Oct. 12 (Bloomberg) -- Cargill Inc., the grain distributor that’s the largest closely held company in the U.S., said first-quarter profit rose 68 percent as volatility increased across agricultural commodity markets.
Net income climbed to $883 million in the three months ended Aug. 31 from $525 million a year earlier, the Minnetonka, Minnesota-based company said today in a statement. Excluding earnings from its majority stake in crop-nutrient producer Mosaic Co., profit gained 51 percent to $693 million. Sales climbed 6 percent to $27.8 billion.
Cargill said its unit that buys, processes and distributes agricultural commodities saw results rise “significantly” on renewed market volatility. Wheat futures gained 50 percent in Chicago trading during the quarter, corn rose 22 percent and soybeans gained 8 percent.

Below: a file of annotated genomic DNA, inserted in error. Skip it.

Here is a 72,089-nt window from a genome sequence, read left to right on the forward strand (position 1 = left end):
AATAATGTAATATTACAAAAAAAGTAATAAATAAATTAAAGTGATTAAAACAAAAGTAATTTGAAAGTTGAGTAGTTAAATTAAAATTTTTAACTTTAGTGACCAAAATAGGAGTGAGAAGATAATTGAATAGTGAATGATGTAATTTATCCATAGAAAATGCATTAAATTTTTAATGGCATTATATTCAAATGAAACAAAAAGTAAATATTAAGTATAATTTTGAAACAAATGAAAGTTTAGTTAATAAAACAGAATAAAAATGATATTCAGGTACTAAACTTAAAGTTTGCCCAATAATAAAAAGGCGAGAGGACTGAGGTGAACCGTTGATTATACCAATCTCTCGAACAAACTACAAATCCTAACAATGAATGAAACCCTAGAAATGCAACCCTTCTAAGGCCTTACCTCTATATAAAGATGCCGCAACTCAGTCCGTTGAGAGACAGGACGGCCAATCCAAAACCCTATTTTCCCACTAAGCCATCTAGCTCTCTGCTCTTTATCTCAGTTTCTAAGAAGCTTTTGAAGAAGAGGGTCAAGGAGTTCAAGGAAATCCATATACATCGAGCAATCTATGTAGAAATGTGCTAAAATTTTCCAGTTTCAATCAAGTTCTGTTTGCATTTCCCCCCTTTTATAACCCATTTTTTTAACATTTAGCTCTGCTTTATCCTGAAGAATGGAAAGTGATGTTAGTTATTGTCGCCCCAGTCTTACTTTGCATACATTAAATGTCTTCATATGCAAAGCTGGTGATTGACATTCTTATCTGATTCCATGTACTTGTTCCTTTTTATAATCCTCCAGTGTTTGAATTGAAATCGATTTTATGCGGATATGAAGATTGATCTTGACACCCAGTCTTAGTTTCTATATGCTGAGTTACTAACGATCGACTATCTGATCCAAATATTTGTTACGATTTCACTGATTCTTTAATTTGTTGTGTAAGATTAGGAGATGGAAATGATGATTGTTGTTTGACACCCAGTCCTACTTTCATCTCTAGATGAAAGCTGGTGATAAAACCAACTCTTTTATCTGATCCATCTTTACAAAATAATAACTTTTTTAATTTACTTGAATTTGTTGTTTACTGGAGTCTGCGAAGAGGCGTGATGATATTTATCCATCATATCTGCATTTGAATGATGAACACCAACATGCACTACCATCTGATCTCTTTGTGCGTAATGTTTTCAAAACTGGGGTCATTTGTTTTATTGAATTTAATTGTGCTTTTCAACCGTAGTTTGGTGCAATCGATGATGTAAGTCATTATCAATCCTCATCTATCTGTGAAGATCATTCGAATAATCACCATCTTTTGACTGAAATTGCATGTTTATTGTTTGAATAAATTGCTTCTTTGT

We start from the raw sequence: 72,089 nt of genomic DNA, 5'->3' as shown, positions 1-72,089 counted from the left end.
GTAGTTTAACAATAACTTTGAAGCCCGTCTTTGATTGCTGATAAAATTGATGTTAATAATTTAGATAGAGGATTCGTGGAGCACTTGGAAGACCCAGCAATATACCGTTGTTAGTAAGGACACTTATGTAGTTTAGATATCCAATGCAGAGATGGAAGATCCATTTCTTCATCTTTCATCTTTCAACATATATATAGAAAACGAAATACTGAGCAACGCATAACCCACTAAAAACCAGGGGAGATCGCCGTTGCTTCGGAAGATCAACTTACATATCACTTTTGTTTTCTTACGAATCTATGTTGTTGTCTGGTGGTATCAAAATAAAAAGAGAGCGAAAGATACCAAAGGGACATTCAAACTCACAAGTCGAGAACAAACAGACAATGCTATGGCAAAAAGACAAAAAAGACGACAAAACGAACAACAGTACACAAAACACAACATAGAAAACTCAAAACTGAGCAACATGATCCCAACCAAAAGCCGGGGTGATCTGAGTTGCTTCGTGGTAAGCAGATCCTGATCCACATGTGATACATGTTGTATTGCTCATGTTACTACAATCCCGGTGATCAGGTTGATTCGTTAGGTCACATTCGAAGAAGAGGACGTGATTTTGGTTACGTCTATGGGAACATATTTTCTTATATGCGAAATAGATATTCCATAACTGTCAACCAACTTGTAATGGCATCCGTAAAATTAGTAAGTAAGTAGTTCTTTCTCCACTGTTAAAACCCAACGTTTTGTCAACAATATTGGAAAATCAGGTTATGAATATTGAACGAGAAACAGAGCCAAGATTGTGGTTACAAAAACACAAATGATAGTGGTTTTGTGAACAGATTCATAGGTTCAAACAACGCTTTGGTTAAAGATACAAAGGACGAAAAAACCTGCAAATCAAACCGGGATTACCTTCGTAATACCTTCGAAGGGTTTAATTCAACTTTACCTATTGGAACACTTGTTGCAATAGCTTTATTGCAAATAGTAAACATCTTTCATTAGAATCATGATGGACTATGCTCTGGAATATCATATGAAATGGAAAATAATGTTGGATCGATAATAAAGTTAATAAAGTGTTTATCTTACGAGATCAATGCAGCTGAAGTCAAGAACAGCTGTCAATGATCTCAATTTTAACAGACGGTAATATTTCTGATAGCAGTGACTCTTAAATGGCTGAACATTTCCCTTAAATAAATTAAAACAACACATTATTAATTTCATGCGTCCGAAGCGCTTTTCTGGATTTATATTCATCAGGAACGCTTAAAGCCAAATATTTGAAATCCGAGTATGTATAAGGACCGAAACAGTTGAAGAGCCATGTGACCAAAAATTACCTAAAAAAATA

“We had gone for a year with markets moving relatively range-bound,” Lisa Clemens, a Cargill spokeswoman, said in an interview today. “Things began to change in June and July. Volatility provides both risk and opportunity.”
Earnings from Cargill’s food ingredients and applications unit were up “moderately,” the company said. Profit declined at the agriculture services unit because of “seasonality.”
“The quarter that precedes the harvest is the slower among the four,” Clemens said.
Earnings from Cargill’s risk-management and finance unit were lower because of energy markets, which in contrast to agricultural commodities “are moving by a smaller amount, up and down in a smaller range,” Clemens said.
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